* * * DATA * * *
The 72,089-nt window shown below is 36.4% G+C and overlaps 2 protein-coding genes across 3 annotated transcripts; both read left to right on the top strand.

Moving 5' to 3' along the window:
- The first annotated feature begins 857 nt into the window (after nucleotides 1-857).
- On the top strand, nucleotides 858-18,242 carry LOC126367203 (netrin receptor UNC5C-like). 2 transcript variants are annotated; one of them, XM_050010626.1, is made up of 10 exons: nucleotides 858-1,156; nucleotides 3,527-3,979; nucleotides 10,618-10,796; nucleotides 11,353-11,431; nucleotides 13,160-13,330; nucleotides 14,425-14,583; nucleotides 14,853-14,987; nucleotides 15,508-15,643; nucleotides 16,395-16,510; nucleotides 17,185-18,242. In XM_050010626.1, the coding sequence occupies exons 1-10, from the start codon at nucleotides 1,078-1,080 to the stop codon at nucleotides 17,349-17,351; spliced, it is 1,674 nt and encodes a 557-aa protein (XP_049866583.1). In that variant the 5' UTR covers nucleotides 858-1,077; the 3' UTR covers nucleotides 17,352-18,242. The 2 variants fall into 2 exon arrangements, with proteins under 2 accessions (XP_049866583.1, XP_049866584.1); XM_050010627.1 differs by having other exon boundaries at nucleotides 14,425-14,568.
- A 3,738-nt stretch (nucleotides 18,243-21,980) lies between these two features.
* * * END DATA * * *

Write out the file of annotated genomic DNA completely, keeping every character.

The 72,089-nt window shown below is 36.4% G+C and overlaps 2 protein-coding genes across 3 annotated transcripts; both read left to right on the top strand.

Moving 5' to 3' along the window:
- The first annotated feature begins 857 nt into the window (after nucleotides 1-857).
- On the top strand, nucleotides 858-18,242 carry LOC126367203 (netrin receptor UNC5C-like). 2 transcript variants are annotated; one of them, XM_050010626.1, is made up of 10 exons: nucleotides 858-1,156; nucleotides 3,527-3,979; nucleotides 10,618-10,796; nucleotides 11,353-11,431; nucleotides 13,160-13,330; nucleotides 14,425-14,583; nucleotides 14,853-14,987; nucleotides 15,508-15,643; nucleotides 16,395-16,510; nucleotides 17,185-18,242. In XM_050010626.1, the coding sequence occupies exons 1-10, from the start codon at nucleotides 1,078-1,080 to the stop codon at nucleotides 17,349-17,351; spliced, it is 1,674 nt and encodes a 557-aa protein (XP_049866583.1). In that variant the 5' UTR covers nucleotides 858-1,077; the 3' UTR covers nucleotides 17,352-18,242. The 2 variants fall into 2 exon arrangements, with proteins under 2 accessions (XP_049866583.1, XP_049866584.1); XM_050010627.1 differs by having other exon boundaries at nucleotides 14,425-14,568.
- A 3,738-nt stretch (nucleotides 18,243-21,980) lies between these two features.